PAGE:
While Russia’s invasion of Ukraine may feel like a giant leap backward for civilization, how business has responded may also mark the beginning of a huge leap forward.
Hundreds of U.S. companies have curtailed or entirely stopped doing business with Russia in response to its indiscriminate war on Ukraine. These corporate actions have been widely praised, as they should be, for sending an unequivocal message to Putin that his war is “not okay.”
Yet, one question remains: Why did these companies react to this particular situation?
After all, it’s not like this is the first time Russia has used its military in Ukraine – it invaded and annexed the Crimean Peninsula in 2014. Nor is Russia the only “troubled” country where these companies do business. Yet, in just a matter of weeks, corporate leaders from all these corporations proactively pulled the trigger on significant “sanctions” that will affect not just Russia, but their own companies.
Getting a company involved in societal issues seems to be outside the corporation’s current mandate to “maximize shareholder value,” since suspending commerce with Russia will reduce revenue which will, in turn, reduce profit.
So why didn’t these businesses just keep their heads down and reap the profits of opportunism?
They’re catching a wave of humanism in the modern age. One where people are reacting to what companies stand for, which makes “purpose” an essential plank in corporate marketing and reputation. Increasingly fewer companies want to be cast as bad citizens or wartime profiteers. And the human cost of the war is simply too big and graphic to ignore.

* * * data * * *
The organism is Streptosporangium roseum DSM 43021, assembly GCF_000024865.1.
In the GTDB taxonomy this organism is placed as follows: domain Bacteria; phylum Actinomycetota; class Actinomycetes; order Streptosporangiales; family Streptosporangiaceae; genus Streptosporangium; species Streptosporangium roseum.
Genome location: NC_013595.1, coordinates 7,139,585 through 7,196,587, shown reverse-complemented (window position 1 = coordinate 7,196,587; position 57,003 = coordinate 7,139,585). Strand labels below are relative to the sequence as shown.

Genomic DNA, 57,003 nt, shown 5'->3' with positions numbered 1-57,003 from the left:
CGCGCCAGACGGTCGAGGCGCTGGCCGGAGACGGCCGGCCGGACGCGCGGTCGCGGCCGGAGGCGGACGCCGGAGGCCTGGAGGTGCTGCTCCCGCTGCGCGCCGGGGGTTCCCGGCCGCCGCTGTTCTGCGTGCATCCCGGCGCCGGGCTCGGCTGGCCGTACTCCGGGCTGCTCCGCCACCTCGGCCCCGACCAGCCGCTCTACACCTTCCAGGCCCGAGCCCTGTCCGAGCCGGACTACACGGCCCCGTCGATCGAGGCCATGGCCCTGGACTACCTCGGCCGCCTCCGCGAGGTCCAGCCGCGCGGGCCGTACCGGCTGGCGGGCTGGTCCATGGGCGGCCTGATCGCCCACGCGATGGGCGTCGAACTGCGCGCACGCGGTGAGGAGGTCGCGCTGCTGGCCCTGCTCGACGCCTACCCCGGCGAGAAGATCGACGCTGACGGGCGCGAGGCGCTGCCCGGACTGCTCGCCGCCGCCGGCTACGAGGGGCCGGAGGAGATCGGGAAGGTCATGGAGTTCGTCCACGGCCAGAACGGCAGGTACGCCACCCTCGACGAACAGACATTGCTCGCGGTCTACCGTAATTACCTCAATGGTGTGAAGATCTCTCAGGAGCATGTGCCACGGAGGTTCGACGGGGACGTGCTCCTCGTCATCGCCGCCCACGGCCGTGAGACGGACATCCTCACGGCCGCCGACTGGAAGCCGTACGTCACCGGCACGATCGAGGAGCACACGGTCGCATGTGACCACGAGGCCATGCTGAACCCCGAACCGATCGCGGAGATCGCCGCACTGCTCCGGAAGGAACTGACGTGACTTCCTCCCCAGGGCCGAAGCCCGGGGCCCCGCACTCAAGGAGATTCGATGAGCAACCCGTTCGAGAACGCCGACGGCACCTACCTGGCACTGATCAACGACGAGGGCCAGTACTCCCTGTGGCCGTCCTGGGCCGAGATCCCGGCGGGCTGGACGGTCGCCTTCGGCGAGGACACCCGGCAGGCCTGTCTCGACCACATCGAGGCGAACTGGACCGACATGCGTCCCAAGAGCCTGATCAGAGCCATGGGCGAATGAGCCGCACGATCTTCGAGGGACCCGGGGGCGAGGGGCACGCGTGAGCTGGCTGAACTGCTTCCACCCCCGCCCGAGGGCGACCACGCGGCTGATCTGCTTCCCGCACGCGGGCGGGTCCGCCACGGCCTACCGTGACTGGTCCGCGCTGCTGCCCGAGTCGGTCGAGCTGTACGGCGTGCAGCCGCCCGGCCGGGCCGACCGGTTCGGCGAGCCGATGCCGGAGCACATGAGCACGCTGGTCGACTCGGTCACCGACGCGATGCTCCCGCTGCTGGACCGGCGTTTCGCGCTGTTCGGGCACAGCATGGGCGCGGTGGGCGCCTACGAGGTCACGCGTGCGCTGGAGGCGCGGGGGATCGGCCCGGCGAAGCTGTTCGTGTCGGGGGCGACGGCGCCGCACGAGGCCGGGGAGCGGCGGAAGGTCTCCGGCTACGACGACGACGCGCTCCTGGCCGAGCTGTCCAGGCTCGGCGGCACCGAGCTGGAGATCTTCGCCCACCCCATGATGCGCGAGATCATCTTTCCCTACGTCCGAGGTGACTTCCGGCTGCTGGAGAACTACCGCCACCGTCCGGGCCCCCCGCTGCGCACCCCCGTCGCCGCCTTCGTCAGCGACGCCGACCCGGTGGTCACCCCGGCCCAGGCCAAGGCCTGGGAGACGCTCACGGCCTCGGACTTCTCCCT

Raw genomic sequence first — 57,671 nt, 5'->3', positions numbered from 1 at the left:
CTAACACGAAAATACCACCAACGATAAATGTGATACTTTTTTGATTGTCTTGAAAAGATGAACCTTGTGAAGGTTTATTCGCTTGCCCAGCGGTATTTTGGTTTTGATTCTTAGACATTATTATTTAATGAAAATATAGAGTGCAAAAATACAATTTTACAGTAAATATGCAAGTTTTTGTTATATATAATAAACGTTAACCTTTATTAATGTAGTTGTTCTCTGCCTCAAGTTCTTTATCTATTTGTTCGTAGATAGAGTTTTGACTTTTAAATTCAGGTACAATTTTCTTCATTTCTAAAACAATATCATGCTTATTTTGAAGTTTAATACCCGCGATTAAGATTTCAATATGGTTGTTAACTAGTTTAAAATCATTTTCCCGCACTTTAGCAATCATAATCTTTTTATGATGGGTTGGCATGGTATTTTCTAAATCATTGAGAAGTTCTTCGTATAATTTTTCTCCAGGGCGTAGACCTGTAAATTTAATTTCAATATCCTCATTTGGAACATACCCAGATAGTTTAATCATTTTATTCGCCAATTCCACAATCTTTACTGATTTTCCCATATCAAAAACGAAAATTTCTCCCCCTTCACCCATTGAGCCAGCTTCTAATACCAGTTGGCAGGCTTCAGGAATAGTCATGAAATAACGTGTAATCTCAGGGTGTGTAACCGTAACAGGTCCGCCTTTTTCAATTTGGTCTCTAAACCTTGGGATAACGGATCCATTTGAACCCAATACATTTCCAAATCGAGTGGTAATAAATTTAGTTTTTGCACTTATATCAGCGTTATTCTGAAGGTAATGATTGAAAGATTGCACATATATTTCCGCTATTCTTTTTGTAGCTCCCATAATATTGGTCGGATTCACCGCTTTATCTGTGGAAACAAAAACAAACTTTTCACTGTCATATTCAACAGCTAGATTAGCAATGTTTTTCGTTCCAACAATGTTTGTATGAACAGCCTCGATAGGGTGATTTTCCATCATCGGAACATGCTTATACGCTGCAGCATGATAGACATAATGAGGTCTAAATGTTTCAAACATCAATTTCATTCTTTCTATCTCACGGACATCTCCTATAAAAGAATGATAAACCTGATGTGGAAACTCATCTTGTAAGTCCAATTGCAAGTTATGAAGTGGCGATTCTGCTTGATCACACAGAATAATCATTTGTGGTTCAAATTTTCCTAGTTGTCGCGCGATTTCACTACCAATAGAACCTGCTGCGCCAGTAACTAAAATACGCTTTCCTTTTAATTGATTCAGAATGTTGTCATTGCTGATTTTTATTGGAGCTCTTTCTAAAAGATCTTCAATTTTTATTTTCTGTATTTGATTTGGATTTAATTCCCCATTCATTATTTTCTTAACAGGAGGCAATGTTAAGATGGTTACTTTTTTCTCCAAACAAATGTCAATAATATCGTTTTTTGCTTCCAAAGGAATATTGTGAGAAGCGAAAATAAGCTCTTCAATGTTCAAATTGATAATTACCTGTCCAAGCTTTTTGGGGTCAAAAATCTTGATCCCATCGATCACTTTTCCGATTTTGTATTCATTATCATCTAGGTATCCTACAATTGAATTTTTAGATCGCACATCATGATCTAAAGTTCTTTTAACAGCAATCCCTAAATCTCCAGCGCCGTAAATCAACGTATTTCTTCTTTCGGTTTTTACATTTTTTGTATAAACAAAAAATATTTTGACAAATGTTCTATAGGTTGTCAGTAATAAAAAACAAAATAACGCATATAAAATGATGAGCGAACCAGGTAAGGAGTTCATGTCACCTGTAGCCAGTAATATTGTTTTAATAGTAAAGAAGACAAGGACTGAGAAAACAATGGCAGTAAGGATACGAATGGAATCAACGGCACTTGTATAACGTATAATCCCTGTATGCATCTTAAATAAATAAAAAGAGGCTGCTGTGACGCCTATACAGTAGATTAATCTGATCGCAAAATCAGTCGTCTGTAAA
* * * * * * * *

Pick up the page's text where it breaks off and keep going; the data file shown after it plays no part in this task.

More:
Shareholders are human beings, and most care about more things than money. Not even the most callous investor can overlook bombing a maternity hospital for a few more pennies per share. The same can be said for customers, employees, and communities – the components of any successful business. So, favoring “human primacy” over “shareholder primacy” only made sense.
However, one has to ask, “does it take a war for companies to broaden their purpose from ‘maximizing shareholder value’ to providing both monetary and non-monetary benefits for all its constituents?”
Maybe it did. As a business community, we’ve been so caught up in extracting value for investors that we’ve forgotten that business’ greatest opportunities only come from a healthy, vibrant society where all the members are succeeding. We’ve focused so intensely on paying out that we’ve forgotten to service the source of profit: human beings.
The big opportunity in this moment is for business to springboard into a role only it can play – harnessing the power and resources of private enterprise to create value for all of us. To recognize the plethora of “tiny wars” being fought out there, for equal rights, equal pay, paid maternity leave, environmental protection, and all the other battles where business can choose a side. If it chooses the side of humanity, it will create value for everyone, regardless of the roles they play in life.
That can lead to long-term success for businesses and their investors. A reality where consumers choose products because of what the company does, not in spite of it. Where employees wholeheartedly apply their talents because they believe in what their employer stands for. And where communities welcome corporations because they know they’re making their neighborhood better. Together, these allow companies to do what they do best. To create value, which benefits everyone, including investors.
For business, this is a moment to seize. Shareholders and society alike depend on it.
Written by Ed Chambliss.
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